The San Francisco 49ers decision to hire Kyle Shanahan as their head coach put them behind the 8-ball to a certain extent when it came to hiring a coaching staff. Shanahan likely was talking to guys before he was formally hired, but the Atlanta Falcons Super Bowl appearance meant nothing official could happen until well after everyone else had started their hiring processes.
At one point, Shanahan tried to bring on a veteran presence at defensive coordinator, pitching Gus Bradley. The recently fired Jacksonville Jaguars head coach eventually decided to join the Los Angeles Chargers, and Shanahan ended up hiring his former linebackers coach, Robert Saleh. At times people here and on Twitter have talked about Saleh as a short-term option, but the 49ers defense has the kind of talent in place that a proper scheme could result in some long-term stability for Saleh.
Shanahan was on KNBR Friday morning, and after plenty of offensive-related questions, host Brian Murphy asked him how things were going with Robert Saleh and the defense. Shanahan is an offensive-minded coach, but as head coach he has to have at least some knowledge of how things are going on defense. Saleh likely gets relatively free reign, but Shanahan is keeping himself appraised of what’s going on. And he is excited about how his relationship is developing with Saleh.
“I love Saleh’s scheme because it’s a very sound scheme. We play out of an 8-man front the majority of the time. That’s the best way to stop the run, so it starts from that standpoint. And then you want to look at your coverages and how sound they are. We have a base foundation of our scheme which originated from the whole Seattle scheme of cover 3 and everything.
“But what I love about Saleh — just me as an offensive coach, we’re always trying to attack things and change things, and have things play off of each other — what I like about Saleh is you can talk about all that stuff. He’s not just set in his ways and gonna do the same playbook that someone taught him eight years ago. He’s always trying to challenge it, he’s always trying to expand it, and he does have some knowledge of offense.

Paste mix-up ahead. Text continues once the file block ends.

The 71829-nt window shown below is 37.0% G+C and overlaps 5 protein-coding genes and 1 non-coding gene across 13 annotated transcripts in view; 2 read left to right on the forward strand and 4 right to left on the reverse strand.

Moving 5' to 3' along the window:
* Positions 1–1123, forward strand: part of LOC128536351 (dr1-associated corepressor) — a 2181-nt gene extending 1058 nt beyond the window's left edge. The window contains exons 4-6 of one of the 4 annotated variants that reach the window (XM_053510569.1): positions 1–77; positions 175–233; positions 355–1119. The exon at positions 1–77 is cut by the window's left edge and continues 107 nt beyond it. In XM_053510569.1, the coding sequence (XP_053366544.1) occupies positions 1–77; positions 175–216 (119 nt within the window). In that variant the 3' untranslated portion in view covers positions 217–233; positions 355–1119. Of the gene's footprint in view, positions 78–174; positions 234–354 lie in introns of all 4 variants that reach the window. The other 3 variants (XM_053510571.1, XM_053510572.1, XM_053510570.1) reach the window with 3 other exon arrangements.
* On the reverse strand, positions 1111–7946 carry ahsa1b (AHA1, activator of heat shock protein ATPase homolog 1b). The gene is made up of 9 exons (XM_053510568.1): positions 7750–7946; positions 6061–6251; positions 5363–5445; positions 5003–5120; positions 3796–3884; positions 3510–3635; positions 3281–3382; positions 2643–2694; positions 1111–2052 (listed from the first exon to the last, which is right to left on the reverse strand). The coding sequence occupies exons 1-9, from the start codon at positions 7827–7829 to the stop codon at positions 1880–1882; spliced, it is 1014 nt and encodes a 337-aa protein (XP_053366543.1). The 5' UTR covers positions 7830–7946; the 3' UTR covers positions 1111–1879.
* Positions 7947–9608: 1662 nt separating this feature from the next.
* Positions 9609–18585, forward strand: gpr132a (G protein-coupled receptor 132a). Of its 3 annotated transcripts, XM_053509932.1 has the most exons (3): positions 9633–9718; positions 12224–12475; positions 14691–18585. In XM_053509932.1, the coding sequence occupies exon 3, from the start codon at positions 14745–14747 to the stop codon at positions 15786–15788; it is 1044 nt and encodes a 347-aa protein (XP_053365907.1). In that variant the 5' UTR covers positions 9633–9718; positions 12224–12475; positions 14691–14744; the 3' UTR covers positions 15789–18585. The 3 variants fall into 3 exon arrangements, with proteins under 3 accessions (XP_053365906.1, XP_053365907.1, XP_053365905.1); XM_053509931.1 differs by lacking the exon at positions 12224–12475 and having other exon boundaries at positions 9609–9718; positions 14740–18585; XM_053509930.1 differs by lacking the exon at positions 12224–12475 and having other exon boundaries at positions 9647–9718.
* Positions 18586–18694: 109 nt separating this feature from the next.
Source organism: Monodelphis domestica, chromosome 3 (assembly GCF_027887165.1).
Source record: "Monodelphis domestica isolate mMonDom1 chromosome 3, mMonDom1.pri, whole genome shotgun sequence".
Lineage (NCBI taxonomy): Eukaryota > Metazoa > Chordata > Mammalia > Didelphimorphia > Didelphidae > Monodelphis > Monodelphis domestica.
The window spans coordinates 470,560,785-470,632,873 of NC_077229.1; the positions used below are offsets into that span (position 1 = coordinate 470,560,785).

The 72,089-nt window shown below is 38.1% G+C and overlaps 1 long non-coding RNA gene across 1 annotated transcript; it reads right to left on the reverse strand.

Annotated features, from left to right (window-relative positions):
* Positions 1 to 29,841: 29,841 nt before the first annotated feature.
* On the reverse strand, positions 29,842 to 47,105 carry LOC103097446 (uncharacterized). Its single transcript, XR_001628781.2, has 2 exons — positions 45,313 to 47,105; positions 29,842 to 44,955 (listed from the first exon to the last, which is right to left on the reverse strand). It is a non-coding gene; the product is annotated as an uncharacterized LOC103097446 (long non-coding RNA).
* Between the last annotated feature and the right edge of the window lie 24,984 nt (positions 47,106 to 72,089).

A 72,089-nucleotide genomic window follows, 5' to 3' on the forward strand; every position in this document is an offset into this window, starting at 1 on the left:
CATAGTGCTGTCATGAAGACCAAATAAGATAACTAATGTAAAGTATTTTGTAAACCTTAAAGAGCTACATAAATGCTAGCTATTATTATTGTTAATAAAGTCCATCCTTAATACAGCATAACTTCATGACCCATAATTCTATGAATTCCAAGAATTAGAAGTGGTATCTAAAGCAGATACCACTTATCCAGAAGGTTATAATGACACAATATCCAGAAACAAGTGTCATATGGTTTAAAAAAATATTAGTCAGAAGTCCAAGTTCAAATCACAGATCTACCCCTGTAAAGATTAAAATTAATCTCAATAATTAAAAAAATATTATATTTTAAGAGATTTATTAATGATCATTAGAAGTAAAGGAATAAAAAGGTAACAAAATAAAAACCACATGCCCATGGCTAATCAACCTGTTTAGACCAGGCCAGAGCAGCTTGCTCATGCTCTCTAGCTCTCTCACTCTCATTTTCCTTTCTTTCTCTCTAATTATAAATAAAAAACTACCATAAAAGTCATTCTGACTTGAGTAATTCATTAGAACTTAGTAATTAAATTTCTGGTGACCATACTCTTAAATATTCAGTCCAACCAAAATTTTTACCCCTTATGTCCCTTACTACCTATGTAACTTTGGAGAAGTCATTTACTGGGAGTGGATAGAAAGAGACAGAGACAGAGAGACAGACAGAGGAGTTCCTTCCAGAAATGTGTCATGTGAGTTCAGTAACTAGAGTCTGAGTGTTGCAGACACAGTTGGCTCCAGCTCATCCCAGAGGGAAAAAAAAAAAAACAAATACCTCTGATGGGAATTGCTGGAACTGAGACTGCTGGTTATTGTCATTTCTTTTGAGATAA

“When we can communicate to each other, and I can kinda help him understand how the offense sees it, he’s always adjusting and trying to stay a step ahead — which you know, just going against him in training camp and stuff, just little tweaks here and there, where I think I understand all their rules inside and out, just going against it over the years, and then they do one little thing and it throws me off, that’ll throw our quarterback off. He’s always adjusting and I like it. He’s always learning and trying to make it better.”
Saleh has some great vocabulary when it comes to describing football. His most notable turn of phrase was talking about how he wants to see his defense play with “extreme violence.” Shanahan agreed with the need for that, and in discussing it, managed another humorous incident of very modest swearing on air.
“Well yea, if you’re not violent in this game, it’s tough to be successful. It is a violent game — we don’t want to get penalties, we want to do things the right way, but people need to feel it. And offenses feel it, when those safeties and linebackers, when those guys fly around and defensive line’s running to the ball, and they’re rushing the quarterback and chasing guys — we call them stack monsters, they’re running out of the stack, and if anyone’s trying to cut back across the field, they’re gonna have some big ass … some big dude coming behind them.”
There was laughter after that, with Shanahan a little sheepish giving his press conference self-deprecating, “Sorry if I’m being a dick” line. It happened late in the radio interview and cracked me up yet again. The random public swearing by people who are usually trying to avoid it amuses me to no end.